A beginning full of potential.

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GOING WILD

From the Going Wild series , Vol. 1

Life gets strange for 12-year-old Charlie Wilde after she moves to a new town and finds a bracelet that grants her animal-based powers.

The cross-country relocation from Chicago to Navarro Junction, Arizona, changes everything for Charlie. Her former stay-at-home biologist dad now teaches at a community college. Her doctor mom works erratic hours as head of the town’s ER, away from home more often than not. Trying out for the soccer team, making new friends (and a potential frenemy), and helping out on a school play also weigh on Charlie. McMann shines best here when exploring Charlie’s efforts to adapt to her new life. For a majority of the first half, the novel moves slowly, which makes all the struggles of being a new girl—as when Charlie wonders if a potential friend would want to hang out—feel like monumental moments. Throughout such scenes, the author peppers in signs about Charlie’s new powers. Once Charlie realizes that her bracelet gives her, for example, the strength of an elephant and the speed of a cheetah, she swings from fearing her newfound abilities to wanting to know more. The development of her powers borders on clichéd (another burning building to test the protagonist?), but the narrative picks up steam during the final pages. A cliffhanger ending promises a much more action-packed sequel. Race and ethnicity of characters other than Charlie are signaled by names and physical characteristics; readers will likely infer that Charlie is white.

A beginning full of potential. (Science fiction. 8-12)

Pub Date: Sept. 27, 2016

ISBN: 978-0-06-233714-6

Page Count: 384

Publisher: Harper/HarperCollins

Review Posted Online: June 28, 2016

Kirkus Reviews Issue: July 15, 2016

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Utterly believable, this bittersweet story, complete with an author’s note identifying the real Ivan, will inspire a new...

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THE ONE AND ONLY IVAN

How Ivan confronts his harrowing past yet stays true to his nature exemplifies everything youngsters need to know about courage.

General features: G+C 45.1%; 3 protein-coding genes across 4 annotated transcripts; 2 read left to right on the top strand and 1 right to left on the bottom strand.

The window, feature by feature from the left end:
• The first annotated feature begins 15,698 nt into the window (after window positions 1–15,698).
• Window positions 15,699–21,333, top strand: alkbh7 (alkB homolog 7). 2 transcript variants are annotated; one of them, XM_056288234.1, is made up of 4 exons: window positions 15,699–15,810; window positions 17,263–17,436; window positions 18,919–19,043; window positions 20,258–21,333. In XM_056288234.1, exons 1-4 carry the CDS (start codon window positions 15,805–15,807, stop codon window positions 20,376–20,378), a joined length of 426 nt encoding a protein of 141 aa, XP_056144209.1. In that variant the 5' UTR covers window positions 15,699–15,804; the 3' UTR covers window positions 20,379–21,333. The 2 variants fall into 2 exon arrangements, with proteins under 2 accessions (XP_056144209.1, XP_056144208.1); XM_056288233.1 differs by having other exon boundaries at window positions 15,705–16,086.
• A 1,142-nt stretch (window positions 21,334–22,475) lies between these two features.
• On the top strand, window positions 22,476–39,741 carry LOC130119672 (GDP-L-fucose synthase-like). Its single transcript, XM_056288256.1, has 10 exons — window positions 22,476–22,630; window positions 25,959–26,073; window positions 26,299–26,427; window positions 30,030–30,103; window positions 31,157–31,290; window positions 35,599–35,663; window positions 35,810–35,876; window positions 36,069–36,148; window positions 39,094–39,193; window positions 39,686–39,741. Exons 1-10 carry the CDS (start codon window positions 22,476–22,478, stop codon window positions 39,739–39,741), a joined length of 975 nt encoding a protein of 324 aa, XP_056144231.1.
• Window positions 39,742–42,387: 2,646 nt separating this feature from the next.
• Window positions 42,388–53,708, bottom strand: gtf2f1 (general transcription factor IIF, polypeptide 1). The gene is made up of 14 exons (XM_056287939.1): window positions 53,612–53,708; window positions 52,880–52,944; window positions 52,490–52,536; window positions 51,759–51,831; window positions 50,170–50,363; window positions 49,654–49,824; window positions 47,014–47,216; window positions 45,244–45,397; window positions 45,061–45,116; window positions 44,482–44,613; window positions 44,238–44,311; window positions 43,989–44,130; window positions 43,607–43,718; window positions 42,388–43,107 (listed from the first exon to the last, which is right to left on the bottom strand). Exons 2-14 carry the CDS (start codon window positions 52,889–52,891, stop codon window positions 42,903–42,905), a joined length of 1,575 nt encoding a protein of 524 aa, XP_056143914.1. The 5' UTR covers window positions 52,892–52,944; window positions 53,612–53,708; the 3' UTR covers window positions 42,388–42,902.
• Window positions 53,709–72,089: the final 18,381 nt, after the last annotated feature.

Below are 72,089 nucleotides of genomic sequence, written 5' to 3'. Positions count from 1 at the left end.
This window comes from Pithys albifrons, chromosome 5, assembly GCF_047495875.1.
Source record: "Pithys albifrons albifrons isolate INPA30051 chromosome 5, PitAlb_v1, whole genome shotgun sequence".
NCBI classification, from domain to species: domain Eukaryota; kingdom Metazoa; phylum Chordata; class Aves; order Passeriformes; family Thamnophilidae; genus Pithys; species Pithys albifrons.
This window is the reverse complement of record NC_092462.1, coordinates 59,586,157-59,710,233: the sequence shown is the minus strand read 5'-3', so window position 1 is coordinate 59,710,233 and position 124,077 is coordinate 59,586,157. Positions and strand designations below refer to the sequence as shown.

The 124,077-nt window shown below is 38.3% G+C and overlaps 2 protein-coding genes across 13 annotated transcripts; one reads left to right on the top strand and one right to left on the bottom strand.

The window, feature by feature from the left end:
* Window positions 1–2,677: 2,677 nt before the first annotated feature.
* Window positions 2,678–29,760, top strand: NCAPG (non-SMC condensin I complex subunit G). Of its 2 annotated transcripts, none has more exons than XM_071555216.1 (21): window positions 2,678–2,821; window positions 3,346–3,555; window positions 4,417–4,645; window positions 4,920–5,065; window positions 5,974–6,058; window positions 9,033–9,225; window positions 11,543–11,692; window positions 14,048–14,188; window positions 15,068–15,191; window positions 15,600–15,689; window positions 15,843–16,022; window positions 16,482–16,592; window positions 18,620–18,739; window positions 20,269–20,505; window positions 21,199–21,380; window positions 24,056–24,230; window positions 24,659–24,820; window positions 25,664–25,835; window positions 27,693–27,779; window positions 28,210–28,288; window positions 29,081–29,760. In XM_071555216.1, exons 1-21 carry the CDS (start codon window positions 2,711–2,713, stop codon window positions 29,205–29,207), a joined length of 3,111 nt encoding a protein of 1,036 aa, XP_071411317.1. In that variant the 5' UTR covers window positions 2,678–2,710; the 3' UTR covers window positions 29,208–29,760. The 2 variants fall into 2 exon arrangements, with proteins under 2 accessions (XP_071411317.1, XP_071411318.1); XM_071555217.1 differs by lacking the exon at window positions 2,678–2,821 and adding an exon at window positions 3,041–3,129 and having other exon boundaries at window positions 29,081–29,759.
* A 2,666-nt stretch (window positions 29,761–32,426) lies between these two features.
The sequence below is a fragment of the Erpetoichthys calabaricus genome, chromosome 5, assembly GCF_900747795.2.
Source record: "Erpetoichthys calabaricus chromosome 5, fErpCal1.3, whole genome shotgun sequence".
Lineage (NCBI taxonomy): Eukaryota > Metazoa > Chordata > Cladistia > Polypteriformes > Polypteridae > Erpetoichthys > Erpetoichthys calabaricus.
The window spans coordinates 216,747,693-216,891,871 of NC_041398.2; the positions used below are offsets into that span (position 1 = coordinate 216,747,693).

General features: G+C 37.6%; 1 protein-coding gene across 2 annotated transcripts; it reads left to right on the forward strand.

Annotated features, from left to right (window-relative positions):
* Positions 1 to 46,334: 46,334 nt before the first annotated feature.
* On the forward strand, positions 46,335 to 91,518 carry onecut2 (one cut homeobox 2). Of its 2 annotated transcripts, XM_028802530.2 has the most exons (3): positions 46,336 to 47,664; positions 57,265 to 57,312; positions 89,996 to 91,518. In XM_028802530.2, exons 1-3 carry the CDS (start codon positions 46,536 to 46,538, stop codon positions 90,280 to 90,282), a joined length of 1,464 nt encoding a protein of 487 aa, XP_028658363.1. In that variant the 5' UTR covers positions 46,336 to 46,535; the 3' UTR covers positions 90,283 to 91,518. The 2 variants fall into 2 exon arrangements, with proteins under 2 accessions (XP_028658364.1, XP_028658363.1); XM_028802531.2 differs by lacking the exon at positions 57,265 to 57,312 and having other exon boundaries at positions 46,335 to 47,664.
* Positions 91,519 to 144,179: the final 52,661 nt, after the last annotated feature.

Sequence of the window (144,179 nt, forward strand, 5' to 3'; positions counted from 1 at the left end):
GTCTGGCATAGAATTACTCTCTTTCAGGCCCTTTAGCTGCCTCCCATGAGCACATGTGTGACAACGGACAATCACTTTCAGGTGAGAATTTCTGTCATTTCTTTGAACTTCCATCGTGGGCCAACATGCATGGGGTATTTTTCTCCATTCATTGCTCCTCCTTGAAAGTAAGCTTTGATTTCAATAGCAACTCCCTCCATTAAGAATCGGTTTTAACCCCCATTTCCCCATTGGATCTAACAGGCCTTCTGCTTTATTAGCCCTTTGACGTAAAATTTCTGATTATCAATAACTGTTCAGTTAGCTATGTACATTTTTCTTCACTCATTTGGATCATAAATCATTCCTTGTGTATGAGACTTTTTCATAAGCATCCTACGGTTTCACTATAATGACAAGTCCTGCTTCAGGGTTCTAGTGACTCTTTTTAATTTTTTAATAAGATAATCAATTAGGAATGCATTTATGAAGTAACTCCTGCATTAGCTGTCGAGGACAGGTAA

Living in a "domain" of glass, metal and cement at the Big Top Mall, Ivan sometimes forgets whether to act like a gorilla or a human—except Ivan does not think much of humans. He describes their behavior as frantic, whereas he is a peaceful artist. Fittingly, Ivan narrates his tale in short, image-rich sentences and acute, sometimes humorous, observations that are all the more heartbreaking for their simple delivery. His sorrow is palpable, but he stoically endures the cruelty of humans until Ruby the baby elephant is abused. In a pivotal scene, Ivan finally admits his domain is a cage, and rather than let Ruby live and die in grim circumstances, he promises to save her. In order to express his plea in a painting, Ivan must bravely face buried memories of the lush jungle, his family and their brutal murder, which is recounted in a brief, powerful chapter sure to arouse readers’ passions. In a compelling ending, the more challenging question Applegate poses is whether or not Ivan will remember what it was like to be a gorilla. Spot art captures poignant moments throughout.

Utterly believable, this bittersweet story, complete with an author’s note identifying the real Ivan, will inspire a new generation of advocates. (author’s note) (Fiction. 8-12)

Pub Date: Jan. 17, 2012

ISBN: 978-0-06-199225-4

Page Count: 320

Publisher: Harper/HarperCollins

Review Posted Online: Sept. 28, 2011

Kirkus Reviews Issue: Oct. 15, 2011

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Is this the end? Well, no…the series will stagger on through at least one more scheduled sequel.

CAPTAIN UNDERPANTS AND THE TERRIFYING RETURN OF TIPPY TINKLETROUSERS

From the Captain Underpants series , Vol. 9

Sure signs that the creative wells are running dry at last, the Captain’s ninth, overstuffed outing both recycles a villain (see Book 4) and offers trendy anti-bullying wish fulfillment.

Not that there aren’t pranks and envelope-pushing quips aplenty. To start, in an alternate ending to the previous episode, Principal Krupp ends up in prison (“…a lot like being a student at Jerome Horwitz Elementary School, except that the prison had better funding”). There, he witnesses fellow inmate Tippy Tinkletrousers (aka Professor Poopypants) escape in a giant Robo-Suit (later reduced to time-traveling trousers). The villain sets off after George and Harold, who are in juvie (“not much different from our old school…except that they have library books here.”). Cut to five years previous, in a prequel to the whole series. George and Harold link up in kindergarten to reduce a quartet of vicious bullies to giggling insanity with a relentless series of pranks involving shaving cream, spiders, effeminate spoof text messages and friendship bracelets. Pilkey tucks both topical jokes and bathroom humor into the cartoon art, and ups the narrative’s lexical ante with terms like “pharmaceuticals” and “theatrical flair.” Unfortunately, the bullies’ sad fates force Krupp to resign, so he’s not around to save the Earth from being destroyed later on by Talking Toilets and other invaders…

Is this the end? Well, no…the series will stagger on through at least one more scheduled sequel. (Fantasy. 10-12)

Pub Date: Aug. 28, 2012

ISBN: 978-0-545-17534-0

Page Count: 304

Publisher: Scholastic

Review Posted Online: June 20, 2012

Kirkus Reviews Issue: July 15, 2012

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